Vasquez was asked to come to Weitzel's office on November 6, 2015. Id. On that day he met with Weitzel, Martin, and Melanie Marsh, the Director of Human Resources. Id. They gave Vasquez copies of the written statements Kunz, Soto, and Stevens had submitted to Martin. Id. They also confronted Vasquez about the termination of Art Alvarez. Id. Vasquez asserts that “[t]his was the very first time [he] had ever been notified that anyone had ever accused [him] of sexual or other harassment or for improperly firing Art Alvarez.” Id. It is not clear what else transpired during this meeting.

         Apparently at the end of the meeting Vasquez stated that he needed some belongings from his desk, including some medication and the calendars and notebook in which he had recorded Baird's improprieties. Id. Martin retrieved the medication, but stated the City would “have to go through [the calendars and notebook] to determine whether there was anything related to the city before they could return them.” Id. at 4. Vasquez recorded this conversation and submitted it to the Court on a CD. According to Vasquez, Martin still has not returned the calendars or notebook and, at a later grievance hearing, Martin stated that he was unaware of the existence of the calendars or notebook.[3]Id. Vasquez's wife confirms that she has seen the contents of the spiral notebook Vasquez kept in his desk. Dkt. 24-5, at 2.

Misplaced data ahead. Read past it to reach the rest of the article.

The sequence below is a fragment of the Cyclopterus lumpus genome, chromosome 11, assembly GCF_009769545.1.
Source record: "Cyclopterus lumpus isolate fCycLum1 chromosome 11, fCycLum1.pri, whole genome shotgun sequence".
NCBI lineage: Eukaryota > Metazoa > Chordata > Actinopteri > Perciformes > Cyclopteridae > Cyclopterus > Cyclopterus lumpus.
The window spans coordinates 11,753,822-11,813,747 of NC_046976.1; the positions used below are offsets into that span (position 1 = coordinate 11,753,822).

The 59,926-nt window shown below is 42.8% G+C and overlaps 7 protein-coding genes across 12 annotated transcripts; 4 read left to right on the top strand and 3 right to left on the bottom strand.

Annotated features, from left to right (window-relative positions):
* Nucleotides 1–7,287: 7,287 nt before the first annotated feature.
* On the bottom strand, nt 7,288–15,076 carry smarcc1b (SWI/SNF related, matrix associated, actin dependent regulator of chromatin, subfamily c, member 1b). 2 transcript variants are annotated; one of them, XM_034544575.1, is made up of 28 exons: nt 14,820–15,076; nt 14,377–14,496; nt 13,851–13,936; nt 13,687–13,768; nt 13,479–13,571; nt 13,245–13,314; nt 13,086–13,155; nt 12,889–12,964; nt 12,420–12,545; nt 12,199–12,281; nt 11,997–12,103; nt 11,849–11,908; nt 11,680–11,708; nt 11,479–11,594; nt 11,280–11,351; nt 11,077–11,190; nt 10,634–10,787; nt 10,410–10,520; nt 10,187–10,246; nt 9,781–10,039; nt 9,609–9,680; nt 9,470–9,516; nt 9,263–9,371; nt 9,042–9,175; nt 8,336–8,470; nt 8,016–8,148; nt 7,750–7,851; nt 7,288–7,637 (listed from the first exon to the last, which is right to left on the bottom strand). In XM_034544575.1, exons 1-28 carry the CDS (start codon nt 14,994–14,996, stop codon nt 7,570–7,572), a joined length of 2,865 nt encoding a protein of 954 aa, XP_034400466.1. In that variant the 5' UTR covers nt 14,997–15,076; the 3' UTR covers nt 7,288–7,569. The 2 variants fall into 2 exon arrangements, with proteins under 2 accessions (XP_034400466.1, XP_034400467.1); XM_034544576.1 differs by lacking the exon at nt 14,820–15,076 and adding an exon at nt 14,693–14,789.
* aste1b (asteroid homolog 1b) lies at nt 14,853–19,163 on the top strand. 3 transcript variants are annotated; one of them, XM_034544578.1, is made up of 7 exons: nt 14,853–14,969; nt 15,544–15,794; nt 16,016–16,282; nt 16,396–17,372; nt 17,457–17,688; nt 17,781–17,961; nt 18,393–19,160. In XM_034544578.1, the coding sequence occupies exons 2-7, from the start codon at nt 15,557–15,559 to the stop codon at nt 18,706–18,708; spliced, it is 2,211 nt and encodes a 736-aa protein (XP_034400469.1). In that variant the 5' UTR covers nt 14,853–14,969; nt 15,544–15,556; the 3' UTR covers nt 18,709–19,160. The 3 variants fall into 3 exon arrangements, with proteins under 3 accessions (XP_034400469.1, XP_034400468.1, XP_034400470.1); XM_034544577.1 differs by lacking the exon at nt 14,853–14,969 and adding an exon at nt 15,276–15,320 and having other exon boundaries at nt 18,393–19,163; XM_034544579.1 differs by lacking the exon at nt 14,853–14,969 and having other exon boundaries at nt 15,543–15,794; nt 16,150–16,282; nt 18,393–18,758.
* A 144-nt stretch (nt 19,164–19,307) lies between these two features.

Vasquez maintains that the allegations made by Kunz, Soto, and Stevens are false and fabricated. He has submitted affidavits from other employees stating that the allegations of sexual harassment are false. For example, Whitney Manzanares, a laborer who worked with Vasquez, Soto, and Kunz, who was also Kunz's roommate for a short period of time, maintains that Vasquez was always professional and respectful while Kunz engaged in “sexual banter” at work. Dkt. 24-8. Manzanares asserts that Kunz never mentioned the alleged sexual harassment to her, but would complain when Vasquez told her to get back to work and do her job. Id. Manzanares submitted a written statement about Vasquez to the City in November of 2015. Id.